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Counseling Veterans with Chronic Pain During the COVID-19 Pandemic: A Secondary Analysis of a Randomized Controlled Trial.

Lazar CM, Rosen MI, Sellinger J, Mattocks K, Navarra L, Ross KA, Martino S. Counseling Veterans with Chronic Pain During the COVID-19 Pandemic: A Secondary Analysis of a Randomized Controlled Trial. Pain medicine (Malden, Mass.). 2022 Aug 1; 23(8):1434-1441.

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Abstract:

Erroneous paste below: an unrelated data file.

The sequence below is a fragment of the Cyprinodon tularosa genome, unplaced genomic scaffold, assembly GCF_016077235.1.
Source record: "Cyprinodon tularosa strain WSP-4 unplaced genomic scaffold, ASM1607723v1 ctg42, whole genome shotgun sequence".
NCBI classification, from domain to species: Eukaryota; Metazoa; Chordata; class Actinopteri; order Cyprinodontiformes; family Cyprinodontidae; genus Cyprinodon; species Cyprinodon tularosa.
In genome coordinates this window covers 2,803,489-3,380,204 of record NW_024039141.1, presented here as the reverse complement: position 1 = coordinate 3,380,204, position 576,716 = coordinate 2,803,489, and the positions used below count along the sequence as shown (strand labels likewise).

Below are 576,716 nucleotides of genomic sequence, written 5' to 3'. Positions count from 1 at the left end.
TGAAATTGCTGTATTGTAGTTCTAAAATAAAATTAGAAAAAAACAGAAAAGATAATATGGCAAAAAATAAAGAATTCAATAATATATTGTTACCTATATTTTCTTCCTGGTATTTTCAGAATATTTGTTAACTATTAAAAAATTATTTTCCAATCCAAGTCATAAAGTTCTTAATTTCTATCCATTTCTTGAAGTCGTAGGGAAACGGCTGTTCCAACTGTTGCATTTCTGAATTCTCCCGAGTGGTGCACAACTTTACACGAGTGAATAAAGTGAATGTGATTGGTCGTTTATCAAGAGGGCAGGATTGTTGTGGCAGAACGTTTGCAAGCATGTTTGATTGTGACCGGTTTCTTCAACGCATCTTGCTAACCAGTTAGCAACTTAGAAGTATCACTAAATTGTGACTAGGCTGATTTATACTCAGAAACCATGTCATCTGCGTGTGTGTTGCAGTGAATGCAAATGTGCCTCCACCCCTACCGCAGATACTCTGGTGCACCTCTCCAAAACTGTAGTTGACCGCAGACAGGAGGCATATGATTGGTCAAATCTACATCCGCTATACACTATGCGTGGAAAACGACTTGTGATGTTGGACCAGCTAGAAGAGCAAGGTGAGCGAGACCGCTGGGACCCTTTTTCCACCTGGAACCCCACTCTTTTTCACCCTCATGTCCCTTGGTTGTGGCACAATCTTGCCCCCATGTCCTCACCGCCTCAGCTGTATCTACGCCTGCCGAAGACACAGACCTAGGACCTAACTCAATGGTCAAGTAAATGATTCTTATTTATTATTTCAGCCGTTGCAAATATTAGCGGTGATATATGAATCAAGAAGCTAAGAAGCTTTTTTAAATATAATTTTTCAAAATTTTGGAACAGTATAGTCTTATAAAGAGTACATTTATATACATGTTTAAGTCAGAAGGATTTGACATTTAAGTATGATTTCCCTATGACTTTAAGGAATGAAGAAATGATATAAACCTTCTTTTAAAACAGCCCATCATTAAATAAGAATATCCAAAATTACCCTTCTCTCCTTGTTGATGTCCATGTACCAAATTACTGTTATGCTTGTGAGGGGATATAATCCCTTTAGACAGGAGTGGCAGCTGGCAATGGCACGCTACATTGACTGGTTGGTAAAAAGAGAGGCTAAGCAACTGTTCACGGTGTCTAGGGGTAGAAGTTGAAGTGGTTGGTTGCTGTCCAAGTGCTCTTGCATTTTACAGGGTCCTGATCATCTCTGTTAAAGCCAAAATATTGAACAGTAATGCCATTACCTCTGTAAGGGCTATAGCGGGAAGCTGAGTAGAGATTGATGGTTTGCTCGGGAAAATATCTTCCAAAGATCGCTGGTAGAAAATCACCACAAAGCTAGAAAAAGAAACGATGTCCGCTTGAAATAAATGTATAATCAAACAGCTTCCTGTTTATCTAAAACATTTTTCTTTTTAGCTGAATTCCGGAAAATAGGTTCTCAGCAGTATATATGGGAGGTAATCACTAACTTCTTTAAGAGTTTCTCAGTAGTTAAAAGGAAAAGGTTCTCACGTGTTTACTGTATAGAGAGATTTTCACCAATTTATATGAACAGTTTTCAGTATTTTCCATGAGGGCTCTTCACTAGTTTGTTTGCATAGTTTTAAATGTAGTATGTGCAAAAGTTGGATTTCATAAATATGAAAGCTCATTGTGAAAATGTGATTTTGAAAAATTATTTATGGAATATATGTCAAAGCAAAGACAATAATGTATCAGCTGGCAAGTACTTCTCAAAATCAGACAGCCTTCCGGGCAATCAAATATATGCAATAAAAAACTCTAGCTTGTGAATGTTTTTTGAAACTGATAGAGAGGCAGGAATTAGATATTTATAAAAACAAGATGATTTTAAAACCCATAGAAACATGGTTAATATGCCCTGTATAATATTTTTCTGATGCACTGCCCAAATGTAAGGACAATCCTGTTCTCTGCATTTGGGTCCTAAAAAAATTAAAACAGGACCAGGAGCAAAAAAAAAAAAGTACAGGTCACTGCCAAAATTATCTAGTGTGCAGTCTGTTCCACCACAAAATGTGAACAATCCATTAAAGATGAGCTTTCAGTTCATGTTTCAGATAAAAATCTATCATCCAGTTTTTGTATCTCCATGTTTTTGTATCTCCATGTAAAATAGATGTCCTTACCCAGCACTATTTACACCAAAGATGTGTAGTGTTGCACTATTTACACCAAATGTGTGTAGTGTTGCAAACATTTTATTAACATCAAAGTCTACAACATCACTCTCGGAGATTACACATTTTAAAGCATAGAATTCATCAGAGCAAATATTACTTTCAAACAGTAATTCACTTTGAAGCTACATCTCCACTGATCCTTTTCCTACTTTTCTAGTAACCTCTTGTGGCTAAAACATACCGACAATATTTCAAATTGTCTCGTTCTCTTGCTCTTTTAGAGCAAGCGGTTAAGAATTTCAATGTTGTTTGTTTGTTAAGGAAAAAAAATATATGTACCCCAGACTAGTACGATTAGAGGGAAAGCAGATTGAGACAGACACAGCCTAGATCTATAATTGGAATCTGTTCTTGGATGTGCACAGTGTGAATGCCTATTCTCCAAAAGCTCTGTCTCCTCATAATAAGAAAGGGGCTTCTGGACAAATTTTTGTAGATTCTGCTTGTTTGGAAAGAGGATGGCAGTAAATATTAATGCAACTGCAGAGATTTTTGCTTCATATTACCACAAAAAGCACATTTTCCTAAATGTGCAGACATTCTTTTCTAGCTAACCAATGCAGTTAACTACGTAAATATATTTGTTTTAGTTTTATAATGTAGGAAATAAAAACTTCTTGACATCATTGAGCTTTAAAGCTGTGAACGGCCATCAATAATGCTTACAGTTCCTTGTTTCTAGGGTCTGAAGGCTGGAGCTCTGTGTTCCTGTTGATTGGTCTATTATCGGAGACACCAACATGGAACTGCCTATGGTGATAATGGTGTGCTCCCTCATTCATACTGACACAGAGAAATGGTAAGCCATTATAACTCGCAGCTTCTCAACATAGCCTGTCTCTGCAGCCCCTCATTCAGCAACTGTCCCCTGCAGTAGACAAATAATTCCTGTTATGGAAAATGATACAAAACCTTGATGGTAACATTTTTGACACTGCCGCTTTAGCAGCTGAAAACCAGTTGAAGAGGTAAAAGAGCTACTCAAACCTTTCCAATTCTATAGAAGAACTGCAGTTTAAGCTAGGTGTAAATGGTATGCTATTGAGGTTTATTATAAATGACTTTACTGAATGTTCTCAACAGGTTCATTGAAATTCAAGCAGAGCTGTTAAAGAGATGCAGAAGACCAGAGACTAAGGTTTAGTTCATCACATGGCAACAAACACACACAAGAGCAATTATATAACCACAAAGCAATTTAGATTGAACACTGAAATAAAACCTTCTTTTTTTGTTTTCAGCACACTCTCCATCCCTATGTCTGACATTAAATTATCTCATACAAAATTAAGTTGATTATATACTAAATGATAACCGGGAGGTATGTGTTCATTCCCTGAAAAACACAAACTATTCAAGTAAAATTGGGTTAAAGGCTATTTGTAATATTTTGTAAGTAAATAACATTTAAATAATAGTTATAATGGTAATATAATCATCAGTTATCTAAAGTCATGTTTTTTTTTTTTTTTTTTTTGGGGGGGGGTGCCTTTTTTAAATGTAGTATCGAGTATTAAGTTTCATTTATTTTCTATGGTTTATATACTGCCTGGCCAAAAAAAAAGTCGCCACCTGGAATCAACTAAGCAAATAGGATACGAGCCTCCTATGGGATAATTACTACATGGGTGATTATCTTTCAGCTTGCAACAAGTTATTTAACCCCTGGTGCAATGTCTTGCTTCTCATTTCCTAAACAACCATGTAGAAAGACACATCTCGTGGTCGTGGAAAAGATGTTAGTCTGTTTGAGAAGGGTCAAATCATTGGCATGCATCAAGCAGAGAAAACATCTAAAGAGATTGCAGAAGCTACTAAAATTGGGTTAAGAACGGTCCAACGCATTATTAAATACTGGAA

INTRODUCTION: Veterans with chronic pain could be vulnerable during the COVID-19 pandemic. We qualitatively explored the impact of the COVID-19 pandemic on a sample of veterans receiving brief counseling focused on pain management in an ongoing clinical trial and discuss how the pandemic affected the process of motivating veterans with chronic pain to engage in interdisciplinary multimodal pain treatment at the Department of Veteran Affairs. METHODS: Segments of audio-recorded counseling sessions containing content about the pandemic were transcribed and coded to identify key concepts emerging from individual counselor-participant transactions. Themes that emerged were examined with constant comparison analysis. RESULTS: Three major themes emerged. 1) The pandemic caused a disruption in pain management service delivery, resulting in changes to the way veterans receive services or manage their pain symptoms. 2) The pandemic offered opportunities for resilience and personal growth as veterans with chronic pain reflected on their lives and personal goals. 3) The pandemic brought veterans'' mental health issues to the forefront, and these should be addressed as part of a comprehensive pain management approach. DISCUSSION: Discussion of the COVID-19 pandemic during pain treatment counseling sessions highlighted negative and positive ways participants were affected by the pandemic. These discussions provided counselors with a unique opportunity to facilitate behavior change by focusing on characteristics of resilience to motivate individuals with chronic pain to adapt and adopt positive behaviors and outlooks to improve their pain experience and quality of life. CONCLUSIONS: Counselors can leverage feelings of resilience and personal growth to motivate veterans'' use of adaptive coping skills and a wider array of pain management services.





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